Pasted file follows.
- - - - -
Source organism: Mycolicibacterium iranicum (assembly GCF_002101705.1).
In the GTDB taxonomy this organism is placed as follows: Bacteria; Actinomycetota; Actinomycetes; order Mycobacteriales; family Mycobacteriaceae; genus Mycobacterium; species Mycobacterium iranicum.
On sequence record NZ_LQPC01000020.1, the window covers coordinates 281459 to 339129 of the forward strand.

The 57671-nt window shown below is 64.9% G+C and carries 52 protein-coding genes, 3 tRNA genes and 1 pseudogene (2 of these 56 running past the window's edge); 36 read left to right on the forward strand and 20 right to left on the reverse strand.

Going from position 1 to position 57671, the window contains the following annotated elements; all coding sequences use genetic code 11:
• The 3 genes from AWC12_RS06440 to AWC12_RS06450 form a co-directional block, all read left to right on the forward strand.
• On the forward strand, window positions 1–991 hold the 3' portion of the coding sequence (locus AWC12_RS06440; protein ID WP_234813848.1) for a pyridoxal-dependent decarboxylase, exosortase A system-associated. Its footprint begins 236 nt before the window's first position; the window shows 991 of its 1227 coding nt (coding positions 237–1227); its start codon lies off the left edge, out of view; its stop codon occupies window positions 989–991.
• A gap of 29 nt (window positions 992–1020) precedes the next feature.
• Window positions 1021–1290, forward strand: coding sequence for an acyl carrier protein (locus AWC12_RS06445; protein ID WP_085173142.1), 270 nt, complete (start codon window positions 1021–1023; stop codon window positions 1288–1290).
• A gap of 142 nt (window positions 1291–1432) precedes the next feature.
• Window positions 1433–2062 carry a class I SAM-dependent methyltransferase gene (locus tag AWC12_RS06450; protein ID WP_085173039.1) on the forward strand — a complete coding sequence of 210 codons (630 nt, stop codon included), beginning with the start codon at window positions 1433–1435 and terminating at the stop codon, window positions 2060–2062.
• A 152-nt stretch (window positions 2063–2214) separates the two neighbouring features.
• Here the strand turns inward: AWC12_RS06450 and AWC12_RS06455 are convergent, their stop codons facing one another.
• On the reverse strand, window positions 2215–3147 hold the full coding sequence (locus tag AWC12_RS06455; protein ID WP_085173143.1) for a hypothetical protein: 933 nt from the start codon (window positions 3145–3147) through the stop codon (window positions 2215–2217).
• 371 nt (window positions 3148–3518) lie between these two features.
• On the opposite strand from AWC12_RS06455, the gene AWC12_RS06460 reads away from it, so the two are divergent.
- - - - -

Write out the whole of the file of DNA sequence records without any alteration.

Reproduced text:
Source organism: Mycolicibacterium iranicum (assembly GCF_002101705.1).
In the GTDB taxonomy this organism is placed as follows: Bacteria; Actinomycetota; Actinomycetes; order Mycobacteriales; family Mycobacteriaceae; genus Mycobacterium; species Mycobacterium iranicum.
On sequence record NZ_LQPC01000020.1, the window covers coordinates 281459 to 339129 of the forward strand.

The 57671-nt window shown below is 64.9% G+C and carries 52 protein-coding genes, 3 tRNA genes and 1 pseudogene (2 of these 56 running past the window's edge); 36 read left to right on the forward strand and 20 right to left on the reverse strand.

Going from position 1 to position 57671, the window contains the following annotated elements; all coding sequences use genetic code 11:
• The 3 genes from AWC12_RS06440 to AWC12_RS06450 form a co-directional block, all read left to right on the forward strand.
• On the forward strand, window positions 1–991 hold the 3' portion of the coding sequence (locus AWC12_RS06440; protein ID WP_234813848.1) for a pyridoxal-dependent decarboxylase, exosortase A system-associated. Its footprint begins 236 nt before the window's first position; the window shows 991 of its 1227 coding nt (coding positions 237–1227); its start codon lies off the left edge, out of view; its stop codon occupies window positions 989–991.
• A gap of 29 nt (window positions 992–1020) precedes the next feature.
• Window positions 1021–1290, forward strand: coding sequence for an acyl carrier protein (locus AWC12_RS06445; protein ID WP_085173142.1), 270 nt, complete (start codon window positions 1021–1023; stop codon window positions 1288–1290).
• A gap of 142 nt (window positions 1291–1432) precedes the next feature.
• Window positions 1433–2062 carry a class I SAM-dependent methyltransferase gene (locus tag AWC12_RS06450; protein ID WP_085173039.1) on the forward strand — a complete coding sequence of 210 codons (630 nt, stop codon included), beginning with the start codon at window positions 1433–1435 and terminating at the stop codon, window positions 2060–2062.
• A 152-nt stretch (window positions 2063–2214) separates the two neighbouring features.
• Here the strand turns inward: AWC12_RS06450 and AWC12_RS06455 are convergent, their stop codons facing one another.
• On the reverse strand, window positions 2215–3147 hold the full coding sequence (locus tag AWC12_RS06455; protein ID WP_085173143.1) for a hypothetical protein: 933 nt from the start codon (window positions 3145–3147) through the stop codon (window positions 2215–2217).
• 371 nt (window positions 3148–3518) lie between these two features.
• On the opposite strand from AWC12_RS06455, the gene AWC12_RS06460 reads away from it, so the two are divergent.